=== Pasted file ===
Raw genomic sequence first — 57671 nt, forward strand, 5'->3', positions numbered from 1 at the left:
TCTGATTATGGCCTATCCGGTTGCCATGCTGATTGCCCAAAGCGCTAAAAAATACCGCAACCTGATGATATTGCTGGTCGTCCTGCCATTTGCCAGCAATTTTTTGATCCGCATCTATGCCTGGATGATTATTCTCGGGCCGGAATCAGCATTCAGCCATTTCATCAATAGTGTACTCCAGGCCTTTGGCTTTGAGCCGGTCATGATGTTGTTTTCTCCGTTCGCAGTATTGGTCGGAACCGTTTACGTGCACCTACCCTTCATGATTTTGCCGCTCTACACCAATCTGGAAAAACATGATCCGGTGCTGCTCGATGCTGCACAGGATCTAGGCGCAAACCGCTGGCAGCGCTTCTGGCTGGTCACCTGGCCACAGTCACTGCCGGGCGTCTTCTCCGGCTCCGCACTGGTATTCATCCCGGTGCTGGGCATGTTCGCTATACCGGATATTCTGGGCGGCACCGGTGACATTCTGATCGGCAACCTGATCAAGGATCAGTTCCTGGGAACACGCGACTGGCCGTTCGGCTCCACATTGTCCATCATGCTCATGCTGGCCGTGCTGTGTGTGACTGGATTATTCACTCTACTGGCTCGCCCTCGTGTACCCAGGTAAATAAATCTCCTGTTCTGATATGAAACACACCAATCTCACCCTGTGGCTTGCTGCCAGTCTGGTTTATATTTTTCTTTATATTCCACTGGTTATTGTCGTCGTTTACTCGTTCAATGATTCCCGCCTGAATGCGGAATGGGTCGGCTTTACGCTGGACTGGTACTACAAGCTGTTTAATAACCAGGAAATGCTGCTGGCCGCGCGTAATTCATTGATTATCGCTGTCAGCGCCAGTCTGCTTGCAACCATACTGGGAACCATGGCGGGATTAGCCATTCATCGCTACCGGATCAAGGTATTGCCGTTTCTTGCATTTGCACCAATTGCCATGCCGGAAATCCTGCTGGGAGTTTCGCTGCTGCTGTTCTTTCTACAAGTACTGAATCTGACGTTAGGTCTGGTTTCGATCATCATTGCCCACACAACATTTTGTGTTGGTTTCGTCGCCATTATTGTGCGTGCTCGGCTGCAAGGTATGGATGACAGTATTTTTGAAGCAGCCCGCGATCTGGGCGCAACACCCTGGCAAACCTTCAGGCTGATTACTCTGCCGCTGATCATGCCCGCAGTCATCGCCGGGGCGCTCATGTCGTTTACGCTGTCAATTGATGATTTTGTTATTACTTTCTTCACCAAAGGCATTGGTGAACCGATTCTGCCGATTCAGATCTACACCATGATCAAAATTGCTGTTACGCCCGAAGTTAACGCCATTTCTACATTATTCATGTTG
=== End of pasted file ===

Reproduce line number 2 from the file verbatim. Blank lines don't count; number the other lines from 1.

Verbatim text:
TCTGATTATGGCCTATCCGGTTGCCATGCTGATTGCCCAAAGCGCTAAAAAATACCGCAACCTGATGATATTGCTGGTCGTCCTGCCATTTGCCAGCAATTTTTTGATCCGCATCTATGCCTGGATGATTATTCTCGGGCCGGAATCAGCATTCAGCCATTTCATCAATAGTGTACTCCAGGCCTTTGGCTTTGAGCCGGTCATGATGTTGTTTTCTCCGTTCGCAGTATTGGTCGGAACCGTTTACGTGCACCTACCCTTCATGATTTTGCCGCTCTACACCAATCTGGAAAAACATGATCCGGTGCTGCTCGATGCTGCACAGGATCTAGGCGCAAACCGCTGGCAGCGCTTCTGGCTGGTCACCTGGCCACAGTCACTGCCGGGCGTCTTCTCCGGCTCCGCACTGGTATTCATCCCGGTGCTGGGCATGTTCGCTATACCGGATATTCTGGGCGGCACCGGTGACATTCTGATCGGCAACCTGATCAAGGATCAGTTCCTGGGAACACGCGACTGGCCGTTCGGCTCCACATTGTCCATCATGCTCATGCTGGCCGTGCTGTGTGTGACTGGATTATTCACTCTACTGGCTCGCCCTCGTGTACCCAGGTAAATAAATCTCCTGTTCTGATATGAAACACACCAATCTCACCCTGTGGCTTGCTGCCAGTCTGGTTTATATTTTTCTTTATATTCCACTGGTTATTGTCGTCGTTTACTCGTTCAATGATTCCCGCCTGAATGCGGAATGGGTCGGCTTTACGCTGGACTGGTACTACAAGCTGTTTAATAACCAGGAAATGCTGCTGGCCGCGCGTAATTCATTGATTATCGCTGTCAGCGCCAGTCTGCTTGCAACCATACTGGGAACCATGGCGGGATTAGCCATTCATCGCTACCGGATCAAGGTATTGCCGTTTCTTGCATTTGCACCAATTGCCATGCCGGAAATCCTGCTGGGAGTTTCGCTGCTGCTGTTCTTTCTACAAGTACTGAATCTGACGTTAGGTCTGGTTTCGATCATCATTGCCCACACAACATTTTGTGTTGGTTTCGTCGCCATTATTGTGCGTGCTCGGCTGCAAGGTATGGATGACAGTATTTTTGAAGCAGCCCGCGATCTGGGCGCAACACCCTGGCAAACCTTCAGGCTGATTACTCTGCCGCTGATCATGCCCGCAGTCATCGCCGGGGCGCTCATGTCGTTTACGCTGTCAATTGATGATTTTGTTATTACTTTCTTCACCAAAGGCATTGGTGAACCGATTCTGCCGATTCAGATCTACACCATGATCAAAATTGCTGTTACGCCCGAAGTTAACGCCATTTCTACATTATTCATGTTG